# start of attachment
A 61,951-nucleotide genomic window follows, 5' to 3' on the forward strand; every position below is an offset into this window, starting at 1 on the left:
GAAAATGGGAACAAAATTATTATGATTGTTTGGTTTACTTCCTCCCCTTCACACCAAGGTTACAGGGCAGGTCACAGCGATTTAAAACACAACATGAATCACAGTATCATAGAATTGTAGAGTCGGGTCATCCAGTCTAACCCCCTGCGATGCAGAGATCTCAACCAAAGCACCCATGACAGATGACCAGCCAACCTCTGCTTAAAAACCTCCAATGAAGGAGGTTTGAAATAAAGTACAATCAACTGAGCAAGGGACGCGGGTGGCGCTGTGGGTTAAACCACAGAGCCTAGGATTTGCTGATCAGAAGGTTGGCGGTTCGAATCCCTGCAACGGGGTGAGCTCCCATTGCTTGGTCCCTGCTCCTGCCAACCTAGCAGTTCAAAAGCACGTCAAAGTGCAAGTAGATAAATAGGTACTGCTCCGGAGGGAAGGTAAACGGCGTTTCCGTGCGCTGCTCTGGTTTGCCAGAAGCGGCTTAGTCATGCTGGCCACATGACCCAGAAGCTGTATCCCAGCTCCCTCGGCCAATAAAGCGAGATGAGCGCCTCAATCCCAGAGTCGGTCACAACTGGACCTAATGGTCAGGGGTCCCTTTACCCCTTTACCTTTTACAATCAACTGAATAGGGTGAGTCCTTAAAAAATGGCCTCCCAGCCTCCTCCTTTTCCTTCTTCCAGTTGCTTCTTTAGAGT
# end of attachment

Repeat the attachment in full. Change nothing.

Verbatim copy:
A 61,951-nucleotide genomic window follows, 5' to 3' on the forward strand; every position below is an offset into this window, starting at 1 on the left:
GAAAATGGGAACAAAATTATTATGATTGTTTGGTTTACTTCCTCCCCTTCACACCAAGGTTACAGGGCAGGTCACAGCGATTTAAAACACAACATGAATCACAGTATCATAGAATTGTAGAGTCGGGTCATCCAGTCTAACCCCCTGCGATGCAGAGATCTCAACCAAAGCACCCATGACAGATGACCAGCCAACCTCTGCTTAAAAACCTCCAATGAAGGAGGTTTGAAATAAAGTACAATCAACTGAGCAAGGGACGCGGGTGGCGCTGTGGGTTAAACCACAGAGCCTAGGATTTGCTGATCAGAAGGTTGGCGGTTCGAATCCCTGCAACGGGGTGAGCTCCCATTGCTTGGTCCCTGCTCCTGCCAACCTAGCAGTTCAAAAGCACGTCAAAGTGCAAGTAGATAAATAGGTACTGCTCCGGAGGGAAGGTAAACGGCGTTTCCGTGCGCTGCTCTGGTTTGCCAGAAGCGGCTTAGTCATGCTGGCCACATGACCCAGAAGCTGTATCCCAGCTCCCTCGGCCAATAAAGCGAGATGAGCGCCTCAATCCCAGAGTCGGTCACAACTGGACCTAATGGTCAGGGGTCCCTTTACCCCTTTACCTTTTACAATCAACTGAATAGGGTGAGTCCTTAAAAAATGGCCTCCCAGCCTCCTCCTTTTCCTTCTTCCAGTTGCTTCTTTAGAGT